Knox Fortune ‘Paradise’

A year after making waves featuring on one of the most popular projects of 2016, Knox Fortune steps out of the shadows with a full-length album and the results are, for the most part, surprisingly fun
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Chicago has made a name for itself in recent years as being the hotbed for brighter, optimistic hip-hop. In the past year alone, we have had projects from acts like Joey Purp, KAMI, Vic Mensa and of course the stadium-filling, festival-headlining titan Chance the Rapper as its ringleader. One thing all these artists have in common is that they’ve collaborated with one Knox Fortune.

On a project like ‘Coloring Book’ that involved collaborations with some of the biggest names in the industry (Kanye West, Jay Electronica, Justin Bieber), Knox Fortune‘s voice stood out at a pivotal moment on the funky banger ‘All Night’. A relatively unknown name at the time, the Chicago native has since established his name as one of the most in-demand players in his hometown. Whether it is applying his distinct scruff-funk production on Joey Purp‘s latest record or singing on KAMI‘s new project, Knox Fortune may not be a household name but he is the guy those household names turn to when they need a groove.

It has taken some time but with ‘Paradise’, Knox Fortune has stepped out of the singles game with an eleven track album. For the most part, it lays out the rule book that Knox abides by and follows it with fascinating (if slightly inconsistent) results.

‘Paradise’ is an album that sets Knox Fortune apart from any other Chicagoan with an exciting blend of obscure funk that would fit effortlessly on a Kaytranada album and the melodies of 1990s alt-pop. Over the course of its thirty-seven minute run time, Fortune is characteristically playful but in truth this album is disappointingly forgettable.

Opening with the entertaining ‘No Dancing’ in which a pitched vocal informs us of how they “don’t feel like dancing“, a lyric one can only dream is a reference to the Scissor Sisters, the project starts off in an unusual manner. The track doesn’t go anywhere despite its Madvillain-like instrumentals and a completely undeserved rapid drum climax, instead when it ends you can’t help but feel a little perplexed towards what you just heard. Was that the introduction? Was it just a tease to warm us up? What just happened? What the song did do was prepare the listener for what was to follow sonically with its creative use of sampling and ambitious electronic palette.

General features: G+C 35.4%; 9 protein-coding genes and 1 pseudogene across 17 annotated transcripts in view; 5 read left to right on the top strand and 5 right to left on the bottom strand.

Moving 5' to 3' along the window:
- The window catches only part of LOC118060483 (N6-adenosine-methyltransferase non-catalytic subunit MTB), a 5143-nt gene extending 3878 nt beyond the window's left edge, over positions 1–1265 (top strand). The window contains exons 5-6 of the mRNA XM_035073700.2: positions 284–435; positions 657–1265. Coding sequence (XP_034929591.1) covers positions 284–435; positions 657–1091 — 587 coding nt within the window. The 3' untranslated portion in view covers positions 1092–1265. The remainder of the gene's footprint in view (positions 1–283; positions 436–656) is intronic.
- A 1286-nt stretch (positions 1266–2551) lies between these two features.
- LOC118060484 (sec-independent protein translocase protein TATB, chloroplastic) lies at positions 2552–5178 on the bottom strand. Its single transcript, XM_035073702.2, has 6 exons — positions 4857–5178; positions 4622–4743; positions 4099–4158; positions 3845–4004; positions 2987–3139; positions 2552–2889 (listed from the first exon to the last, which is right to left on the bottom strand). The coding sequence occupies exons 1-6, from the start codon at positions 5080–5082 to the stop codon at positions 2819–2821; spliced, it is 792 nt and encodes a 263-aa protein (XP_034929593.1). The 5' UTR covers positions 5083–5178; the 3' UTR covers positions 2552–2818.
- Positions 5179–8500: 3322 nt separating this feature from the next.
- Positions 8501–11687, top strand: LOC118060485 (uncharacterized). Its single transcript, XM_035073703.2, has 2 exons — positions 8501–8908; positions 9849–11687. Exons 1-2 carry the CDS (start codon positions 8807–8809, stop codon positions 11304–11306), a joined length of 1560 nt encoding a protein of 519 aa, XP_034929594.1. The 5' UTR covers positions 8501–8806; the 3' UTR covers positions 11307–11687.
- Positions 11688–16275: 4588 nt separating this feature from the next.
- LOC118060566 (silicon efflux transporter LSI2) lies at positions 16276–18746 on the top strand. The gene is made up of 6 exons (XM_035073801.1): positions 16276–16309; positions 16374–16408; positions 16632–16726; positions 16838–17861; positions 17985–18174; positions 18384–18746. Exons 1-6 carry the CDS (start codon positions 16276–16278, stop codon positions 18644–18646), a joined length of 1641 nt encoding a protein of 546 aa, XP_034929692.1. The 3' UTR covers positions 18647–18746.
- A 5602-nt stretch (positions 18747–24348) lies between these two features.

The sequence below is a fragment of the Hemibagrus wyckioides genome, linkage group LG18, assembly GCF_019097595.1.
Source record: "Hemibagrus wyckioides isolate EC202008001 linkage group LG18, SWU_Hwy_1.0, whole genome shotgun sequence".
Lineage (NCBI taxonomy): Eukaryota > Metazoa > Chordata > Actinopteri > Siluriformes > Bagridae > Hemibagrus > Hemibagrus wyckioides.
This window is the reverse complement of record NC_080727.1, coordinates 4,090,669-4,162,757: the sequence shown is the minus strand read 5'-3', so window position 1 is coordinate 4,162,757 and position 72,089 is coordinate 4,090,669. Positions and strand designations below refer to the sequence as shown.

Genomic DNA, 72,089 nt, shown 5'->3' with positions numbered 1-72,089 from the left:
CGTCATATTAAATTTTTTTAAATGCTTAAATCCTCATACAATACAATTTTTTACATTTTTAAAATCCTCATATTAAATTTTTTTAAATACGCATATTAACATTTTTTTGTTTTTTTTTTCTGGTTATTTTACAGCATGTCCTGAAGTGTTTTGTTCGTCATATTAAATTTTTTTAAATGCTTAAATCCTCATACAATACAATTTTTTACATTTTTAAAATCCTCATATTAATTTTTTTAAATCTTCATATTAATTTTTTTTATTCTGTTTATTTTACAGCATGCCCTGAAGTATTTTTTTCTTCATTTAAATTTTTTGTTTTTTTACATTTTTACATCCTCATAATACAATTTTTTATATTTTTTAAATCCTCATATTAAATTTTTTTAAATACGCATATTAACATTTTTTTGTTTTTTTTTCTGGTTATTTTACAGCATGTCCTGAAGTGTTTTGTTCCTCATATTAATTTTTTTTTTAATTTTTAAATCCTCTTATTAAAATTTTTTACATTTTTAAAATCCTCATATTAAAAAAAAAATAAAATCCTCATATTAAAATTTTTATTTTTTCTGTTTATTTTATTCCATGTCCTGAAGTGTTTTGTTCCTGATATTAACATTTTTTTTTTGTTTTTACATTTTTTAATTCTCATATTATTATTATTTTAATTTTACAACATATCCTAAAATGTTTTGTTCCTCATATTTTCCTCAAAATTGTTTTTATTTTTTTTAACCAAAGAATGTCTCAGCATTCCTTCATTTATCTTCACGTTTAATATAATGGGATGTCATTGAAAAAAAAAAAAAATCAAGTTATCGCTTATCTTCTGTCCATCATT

It is hard to fully enjoy an album that draws influences from some of the most exciting names in the industry when the record is so stop-start. ‘Stars’, for example, contains the groove of a Kaytranada song but the charisma of a recluse. It aims for the stars but ends up crashing in the atmosphere. Knox Fortune’s vocal stylings simply don’t suit the track and an extended guitar solo outro with strings isn’t warranted as what preceded it was so drab.

That’s not to say ‘Paradise’ is a bad album, far from it. Lead singles ‘Lil Thing’ and ’24 Hours’ are fantastic singles and show an incredible amount of potential. The latter contains a gritty groove chord progression as it’s lead melody; it slaps hard and if the album consisted of eleven ’24 Hours’, we could’ve been looking at one of this year’s stand-outs.

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Instead we have an album in a bit of denial. In all it’s summery imagery, it is mid-September and it’s really, really cold (at least it is here in the UK). Even on the gem ‘Lil Thing’, the chorus states, “it’s the summer, and I’m at it again”. It isn’t summer, why release it now then? Perhaps if Knox slept on this album for maybe five or six months, the album would fit more appropriately in the context of warmer months and sunnier days. Also, maybe the album might sound a bit better by then but that’s irrelevant.

Lyrically this album is incredibly problematic. Most of the eleven tracks at one point contain repeated lines, either on the hook or even to fill underdeveloped verses. While repetitive lyrics aren’t particularly bad, when they don’t have any depth the lyrics instead feel like they’re being shoved down your throat and throughout ‘Paradise’, there is too much filler preventing anyone from forming a personal connection to the album. If there was one exception to the repetition rule, it is on the Jeff Rosenstock-like ‘I Don’t Wanna Talk About It’ which snarls with a punk attitude. Here the kinetic drums and punk energy gives off a strong Thee Oh Sees vibe which is a welcomed break.

Apart from the Beck-esque ‘Help Myself’ where a funky bass-line is mixed with an elegant, gentle guitar lead or the penultimate track ‘Keep You Close’, a warm piano-centred single in the vein of Kevin Abstract or even StormzyParadise just doesn’t try hard enough to make you want more of it. At least two-thirds of these songs aren’t fully realised, instead sounding like ideas of songs that you’d want to listen to. The lyrics offer very little substance and however much the production and instrumentation is owed to fellow Chicagoan Kanye West, the album doesn’t come anywhere near ‘The College Dropout’.

There is a lot of personality (and entertainment) in what is being said; Knox Fortune‘s vocal performance is different and there aren’t that many singers doing similar things to him but just because you are the only one doing something, that doesn’t mean that you are automatically great at it. Give it some time and Knox Fortune could easily be one of the most popular names coming out of Illinois but for now we’ll just have to wait.